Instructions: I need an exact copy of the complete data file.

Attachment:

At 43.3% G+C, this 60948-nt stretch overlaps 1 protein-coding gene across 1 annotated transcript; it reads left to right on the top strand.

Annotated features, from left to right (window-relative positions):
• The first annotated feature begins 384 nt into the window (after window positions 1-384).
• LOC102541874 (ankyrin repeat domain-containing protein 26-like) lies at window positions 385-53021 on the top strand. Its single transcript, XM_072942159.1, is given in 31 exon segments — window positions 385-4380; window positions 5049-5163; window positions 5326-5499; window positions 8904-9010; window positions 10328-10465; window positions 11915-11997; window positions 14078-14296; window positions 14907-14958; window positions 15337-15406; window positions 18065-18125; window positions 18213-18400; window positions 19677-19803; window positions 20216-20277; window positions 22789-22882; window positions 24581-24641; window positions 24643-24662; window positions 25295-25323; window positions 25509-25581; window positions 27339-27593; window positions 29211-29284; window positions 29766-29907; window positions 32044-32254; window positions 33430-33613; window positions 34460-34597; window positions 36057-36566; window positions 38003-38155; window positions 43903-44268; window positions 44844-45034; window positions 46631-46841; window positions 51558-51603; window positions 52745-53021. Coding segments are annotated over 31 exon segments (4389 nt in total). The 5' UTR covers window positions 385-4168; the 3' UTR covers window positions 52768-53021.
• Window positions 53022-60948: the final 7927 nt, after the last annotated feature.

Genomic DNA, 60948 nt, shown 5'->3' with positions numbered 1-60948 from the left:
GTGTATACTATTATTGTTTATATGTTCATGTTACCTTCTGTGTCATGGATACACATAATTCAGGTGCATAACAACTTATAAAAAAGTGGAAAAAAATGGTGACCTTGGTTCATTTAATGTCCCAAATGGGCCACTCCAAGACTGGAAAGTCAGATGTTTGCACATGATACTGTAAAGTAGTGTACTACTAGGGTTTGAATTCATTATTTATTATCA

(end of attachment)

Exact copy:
At 43.3% G+C, this 60948-nt stretch overlaps 1 protein-coding gene across 1 annotated transcript; it reads left to right on the top strand.

Annotated features, from left to right (window-relative positions):
• The first annotated feature begins 384 nt into the window (after window positions 1-384).
• LOC102541874 (ankyrin repeat domain-containing protein 26-like) lies at window positions 385-53021 on the top strand. Its single transcript, XM_072942159.1, is given in 31 exon segments — window positions 385-4380; window positions 5049-5163; window positions 5326-5499; window positions 8904-9010; window positions 10328-10465; window positions 11915-11997; window positions 14078-14296; window positions 14907-14958; window positions 15337-15406; window positions 18065-18125; window positions 18213-18400; window positions 19677-19803; window positions 20216-20277; window positions 22789-22882; window positions 24581-24641; window positions 24643-24662; window positions 25295-25323; window positions 25509-25581; window positions 27339-27593; window positions 29211-29284; window positions 29766-29907; window positions 32044-32254; window positions 33430-33613; window positions 34460-34597; window positions 36057-36566; window positions 38003-38155; window positions 43903-44268; window positions 44844-45034; window positions 46631-46841; window positions 51558-51603; window positions 52745-53021. Coding segments are annotated over 31 exon segments (4389 nt in total). The 5' UTR covers window positions 385-4168; the 3' UTR covers window positions 52768-53021.
• Window positions 53022-60948: the final 7927 nt, after the last annotated feature.

Genomic DNA, 60948 nt, shown 5'->3' with positions numbered 1-60948 from the left:
GTGTATACTATTATTGTTTATATGTTCATGTTACCTTCTGTGTCATGGATACACATAATTCAGGTGCATAACAACTTATAAAAAAGTGGAAAAAAATGGTGACCTTGGTTCATTTAATGTCCCAAATGGGCCACTCCAAGACTGGAAAGTCAGATGTTTGCACATGATACTGTAAAGTAGTGTACTACTAGGGTTTGAATTCATTATTTATTATCA